Taipei, Republic of China - The Republic of China (ROC), better known as Taiwan to most Americans, has been in the headlines since Tsai Ing-wen of the Democratic Progressive Party (DPP) was sworn in as the nation's first female president on May 20. The DPP derives most of its support from ethnic Taiwanese and is generally considered to be pro-independence. The opposition, Kuomintang Party, or KMT, which traces its roots to General Chiang Kai-shek's supporters, who fled the mainland ahead of the Communists in 1949, believes Taiwan to be fundamentally Chinese. Although it differs starkly in ideology with that of the Chinese Communist Party (CCP) on the mainland, the KMT is generally in accord with the CCP that Taiwan is part of "one China." Accordingly, the PRC is not amused by Ms. Tsai's and the DPP's landslide win and the general excitement her inauguration has generated in Taiwan.
And it seems Taiwan’s security challenges are back in the headlines as well. Retired U.S. Navy Captain Jerry Hendrix wrote in National Review last week that “China’s strategy [in the Pacific] mirrors Russia’s actions in Georgia, the Crimea, and Ukraine” and asks, “is war with China is inevitable?” Bridge Colby and Walter Slocombe took to the editorial page of the Wall Street Journal last week to urge the Obama Administration to deter Chinese cross-strait challenges by “openly and forthrightly specif[ing] that the U.S. would defend Taiwan against unprovoked Chinese aggression.’ Over the weekend, J. Michael Cole in The National Interest advised President Tsai “to prepare against the eventuality that China could resort to force of arms to break the status quo” and laid out several weapons systems that Taiwan should deploy to counter the PRC threat.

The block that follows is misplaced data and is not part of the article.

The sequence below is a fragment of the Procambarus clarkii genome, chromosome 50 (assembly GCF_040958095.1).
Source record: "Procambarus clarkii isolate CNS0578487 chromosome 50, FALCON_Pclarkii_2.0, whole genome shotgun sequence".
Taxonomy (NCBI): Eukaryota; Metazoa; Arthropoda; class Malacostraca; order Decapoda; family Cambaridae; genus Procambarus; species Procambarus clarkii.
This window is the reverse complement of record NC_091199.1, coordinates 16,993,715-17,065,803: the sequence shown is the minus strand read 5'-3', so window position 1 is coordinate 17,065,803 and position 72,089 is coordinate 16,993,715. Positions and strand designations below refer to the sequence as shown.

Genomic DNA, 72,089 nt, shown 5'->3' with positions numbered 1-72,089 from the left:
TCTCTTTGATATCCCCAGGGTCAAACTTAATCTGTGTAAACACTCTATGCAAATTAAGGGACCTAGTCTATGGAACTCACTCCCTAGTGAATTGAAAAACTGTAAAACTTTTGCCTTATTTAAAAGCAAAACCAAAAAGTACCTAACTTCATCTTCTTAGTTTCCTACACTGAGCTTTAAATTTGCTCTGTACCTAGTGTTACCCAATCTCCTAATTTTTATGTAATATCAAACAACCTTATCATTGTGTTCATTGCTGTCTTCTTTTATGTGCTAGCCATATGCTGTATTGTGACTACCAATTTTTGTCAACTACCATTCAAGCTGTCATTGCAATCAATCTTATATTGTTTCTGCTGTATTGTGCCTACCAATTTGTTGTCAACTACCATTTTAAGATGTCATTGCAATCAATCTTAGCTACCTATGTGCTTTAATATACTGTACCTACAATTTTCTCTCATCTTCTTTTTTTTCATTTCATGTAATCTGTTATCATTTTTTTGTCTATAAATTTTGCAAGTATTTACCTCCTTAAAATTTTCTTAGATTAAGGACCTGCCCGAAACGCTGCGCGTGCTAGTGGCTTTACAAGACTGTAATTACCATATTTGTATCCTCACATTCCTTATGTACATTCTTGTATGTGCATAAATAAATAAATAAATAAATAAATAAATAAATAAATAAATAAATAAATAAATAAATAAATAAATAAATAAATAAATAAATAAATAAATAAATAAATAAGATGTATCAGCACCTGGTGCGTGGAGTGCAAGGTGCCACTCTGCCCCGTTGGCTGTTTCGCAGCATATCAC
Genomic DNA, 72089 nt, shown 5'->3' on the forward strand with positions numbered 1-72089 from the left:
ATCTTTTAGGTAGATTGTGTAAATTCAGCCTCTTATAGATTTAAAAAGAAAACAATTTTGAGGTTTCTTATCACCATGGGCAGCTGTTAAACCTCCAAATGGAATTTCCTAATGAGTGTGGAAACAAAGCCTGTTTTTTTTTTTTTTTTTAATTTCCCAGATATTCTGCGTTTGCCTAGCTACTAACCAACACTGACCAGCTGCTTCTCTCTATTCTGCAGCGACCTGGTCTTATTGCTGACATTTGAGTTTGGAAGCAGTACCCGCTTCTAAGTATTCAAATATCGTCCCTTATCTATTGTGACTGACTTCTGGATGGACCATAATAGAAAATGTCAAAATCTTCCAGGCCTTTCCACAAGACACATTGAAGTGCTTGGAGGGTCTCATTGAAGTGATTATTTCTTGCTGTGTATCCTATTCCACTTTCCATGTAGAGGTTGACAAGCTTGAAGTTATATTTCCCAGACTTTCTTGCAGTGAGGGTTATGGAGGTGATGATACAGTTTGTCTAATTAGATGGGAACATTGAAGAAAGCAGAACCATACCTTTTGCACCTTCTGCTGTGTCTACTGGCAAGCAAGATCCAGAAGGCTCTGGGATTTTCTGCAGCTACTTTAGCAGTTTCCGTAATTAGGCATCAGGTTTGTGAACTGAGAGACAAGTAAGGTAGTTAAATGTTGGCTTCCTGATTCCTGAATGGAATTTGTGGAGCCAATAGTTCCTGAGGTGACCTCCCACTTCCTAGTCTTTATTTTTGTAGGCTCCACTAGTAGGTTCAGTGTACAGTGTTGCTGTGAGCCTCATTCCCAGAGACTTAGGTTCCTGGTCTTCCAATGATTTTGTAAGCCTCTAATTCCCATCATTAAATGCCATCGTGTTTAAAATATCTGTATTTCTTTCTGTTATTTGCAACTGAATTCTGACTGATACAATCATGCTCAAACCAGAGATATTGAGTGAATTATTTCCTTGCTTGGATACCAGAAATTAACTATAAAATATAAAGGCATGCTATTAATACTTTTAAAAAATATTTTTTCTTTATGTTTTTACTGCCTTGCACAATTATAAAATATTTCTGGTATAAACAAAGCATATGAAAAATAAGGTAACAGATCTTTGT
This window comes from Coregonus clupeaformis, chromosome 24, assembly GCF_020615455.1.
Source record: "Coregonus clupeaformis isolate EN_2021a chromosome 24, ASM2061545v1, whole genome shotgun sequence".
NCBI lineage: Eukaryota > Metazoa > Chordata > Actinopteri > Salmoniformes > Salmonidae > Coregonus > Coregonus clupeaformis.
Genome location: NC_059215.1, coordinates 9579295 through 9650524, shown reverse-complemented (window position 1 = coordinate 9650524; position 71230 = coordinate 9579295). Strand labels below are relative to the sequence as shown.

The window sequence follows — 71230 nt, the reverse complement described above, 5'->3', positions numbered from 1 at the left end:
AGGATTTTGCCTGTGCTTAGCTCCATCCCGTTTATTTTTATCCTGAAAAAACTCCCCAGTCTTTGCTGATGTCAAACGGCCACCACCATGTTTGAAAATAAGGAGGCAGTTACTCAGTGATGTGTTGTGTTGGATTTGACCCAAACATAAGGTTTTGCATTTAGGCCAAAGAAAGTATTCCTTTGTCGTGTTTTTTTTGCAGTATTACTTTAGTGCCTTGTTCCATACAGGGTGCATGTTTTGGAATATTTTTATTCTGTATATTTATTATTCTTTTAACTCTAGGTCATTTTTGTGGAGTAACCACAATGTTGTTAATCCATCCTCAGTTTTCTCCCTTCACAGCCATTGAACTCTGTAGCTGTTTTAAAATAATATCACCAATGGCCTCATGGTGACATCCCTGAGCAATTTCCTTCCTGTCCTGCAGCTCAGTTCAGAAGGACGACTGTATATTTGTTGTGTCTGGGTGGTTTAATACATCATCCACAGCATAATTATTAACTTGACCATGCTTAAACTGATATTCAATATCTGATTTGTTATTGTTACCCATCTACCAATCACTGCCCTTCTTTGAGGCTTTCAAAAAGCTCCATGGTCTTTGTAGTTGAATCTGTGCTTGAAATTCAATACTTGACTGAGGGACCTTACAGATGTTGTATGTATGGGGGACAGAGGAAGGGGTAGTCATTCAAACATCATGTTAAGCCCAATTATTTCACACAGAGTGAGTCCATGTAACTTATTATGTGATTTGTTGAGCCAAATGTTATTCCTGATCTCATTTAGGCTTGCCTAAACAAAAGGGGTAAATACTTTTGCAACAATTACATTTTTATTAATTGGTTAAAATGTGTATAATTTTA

Facts on the Ground:
Since my arrival in Taipei last week, the English-speaking press here has heavily covered the PRC's reaction to President Tsai's election. Beijing is referring to Tsai as "that woman" rather than use her name. The PRC has also made Taiwan's participation in the World Health Assembly difficult by requiring the WHO to refer to Taiwan as "China - Taipei" and sitting the nation's delegation on the back row with the NGOs. This is the tame stuff. If President Tsai will not expressly adopt the "1992 consensus," which essentially acknowledges a "one China" status-quo, local commentators expect Beijing to ratchet up the pressure on Taipei. So far, Ms. Tsai has avoided taking a position on the 1992 Consensus. Absent a nod from Ms. Tsai to "one China", among other steps, the PRC will likely make a concerted effort to convince the 22 nations that still recognize Taiwan as the government of China--primarily in the small nations in the Pacific and Central America--to cut off diplomatic relations with the ROC and recognize the PRC. China could also hold big military exercises across the strait.